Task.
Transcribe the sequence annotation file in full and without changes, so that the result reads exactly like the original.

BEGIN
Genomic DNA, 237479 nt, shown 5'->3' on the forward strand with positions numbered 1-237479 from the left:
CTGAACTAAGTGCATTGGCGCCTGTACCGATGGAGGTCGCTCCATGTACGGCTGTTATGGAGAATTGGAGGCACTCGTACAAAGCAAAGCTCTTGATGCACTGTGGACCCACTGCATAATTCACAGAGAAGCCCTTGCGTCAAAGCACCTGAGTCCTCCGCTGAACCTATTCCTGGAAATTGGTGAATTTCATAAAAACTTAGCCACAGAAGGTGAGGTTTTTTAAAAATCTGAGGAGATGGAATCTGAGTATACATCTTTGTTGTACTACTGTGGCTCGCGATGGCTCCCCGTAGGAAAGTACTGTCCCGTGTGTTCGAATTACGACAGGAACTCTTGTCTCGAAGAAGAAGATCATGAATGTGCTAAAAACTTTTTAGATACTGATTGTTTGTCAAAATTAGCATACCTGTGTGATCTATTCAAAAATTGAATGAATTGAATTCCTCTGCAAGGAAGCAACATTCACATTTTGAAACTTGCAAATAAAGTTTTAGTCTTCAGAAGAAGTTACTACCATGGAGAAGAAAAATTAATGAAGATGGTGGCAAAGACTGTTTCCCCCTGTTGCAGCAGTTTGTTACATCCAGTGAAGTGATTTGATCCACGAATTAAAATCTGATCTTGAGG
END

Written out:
Genomic DNA, 237479 nt, shown 5'->3' on the forward strand with positions numbered 1-237479 from the left:
CTGAACTAAGTGCATTGGCGCCTGTACCGATGGAGGTCGCTCCATGTACGGCTGTTATGGAGAATTGGAGGCACTCGTACAAAGCAAAGCTCTTGATGCACTGTGGACCCACTGCATAATTCACAGAGAAGCCCTTGCGTCAAAGCACCTGAGTCCTCCGCTGAACCTATTCCTGGAAATTGGTGAATTTCATAAAAACTTAGCCACAGAAGGTGAGGTTTTTTAAAAATCTGAGGAGATGGAATCTGAGTATACATCTTTGTTGTACTACTGTGGCTCGCGATGGCTCCCCGTAGGAAAGTACTGTCCCGTGTGTTCGAATTACGACAGGAACTCTTGTCTCGAAGAAGAAGATCATGAATGTGCTAAAAACTTTTTAGATACTGATTGTTTGTCAAAATTAGCATACCTGTGTGATCTATTCAAAAATTGAATGAATTGAATTCCTCTGCAAGGAAGCAACATTCACATTTTGAAACTTGCAAATAAAGTTTTAGTCTTCAGAAGAAGTTACTACCATGGAGAAGAAAAATTAATGAAGATGGTGGCAAAGACTGTTTCCCCCTGTTGCAGCAGTTTGTTACATCCAGTGAAGTGATTTGATCCACGAATTAAAATCTGATCTTGAGG